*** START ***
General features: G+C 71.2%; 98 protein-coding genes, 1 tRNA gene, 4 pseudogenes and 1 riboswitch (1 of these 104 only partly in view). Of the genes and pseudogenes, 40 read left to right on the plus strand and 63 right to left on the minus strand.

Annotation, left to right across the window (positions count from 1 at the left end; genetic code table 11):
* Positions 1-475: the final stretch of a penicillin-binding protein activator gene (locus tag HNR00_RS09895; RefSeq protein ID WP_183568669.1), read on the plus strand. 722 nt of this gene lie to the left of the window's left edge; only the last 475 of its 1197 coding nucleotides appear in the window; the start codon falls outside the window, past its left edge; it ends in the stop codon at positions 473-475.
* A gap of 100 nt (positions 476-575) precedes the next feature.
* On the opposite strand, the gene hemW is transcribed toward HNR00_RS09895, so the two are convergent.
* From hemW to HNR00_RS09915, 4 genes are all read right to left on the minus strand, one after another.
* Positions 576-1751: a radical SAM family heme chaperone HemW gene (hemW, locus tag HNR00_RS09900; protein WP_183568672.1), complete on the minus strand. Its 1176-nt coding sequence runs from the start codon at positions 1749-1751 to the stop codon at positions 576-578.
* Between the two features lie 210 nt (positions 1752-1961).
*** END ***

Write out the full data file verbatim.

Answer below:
General features: G+C 71.2%; 98 protein-coding genes, 1 tRNA gene, 4 pseudogenes and 1 riboswitch (1 of these 104 only partly in view). Of the genes and pseudogenes, 40 read left to right on the plus strand and 63 right to left on the minus strand.

Annotation, left to right across the window (positions count from 1 at the left end; genetic code table 11):
* Positions 1-475: the final stretch of a penicillin-binding protein activator gene (locus tag HNR00_RS09895; RefSeq protein ID WP_183568669.1), read on the plus strand. 722 nt of this gene lie to the left of the window's left edge; only the last 475 of its 1197 coding nucleotides appear in the window; the start codon falls outside the window, past its left edge; it ends in the stop codon at positions 473-475.
* A gap of 100 nt (positions 476-575) precedes the next feature.
* On the opposite strand, the gene hemW is transcribed toward HNR00_RS09895, so the two are convergent.
* From hemW to HNR00_RS09915, 4 genes are all read right to left on the minus strand, one after another.
* Positions 576-1751: a radical SAM family heme chaperone HemW gene (hemW, locus tag HNR00_RS09900; protein WP_183568672.1), complete on the minus strand. Its 1176-nt coding sequence runs from the start codon at positions 1749-1751 to the stop codon at positions 576-578.
* Between the two features lie 210 nt (positions 1752-1961).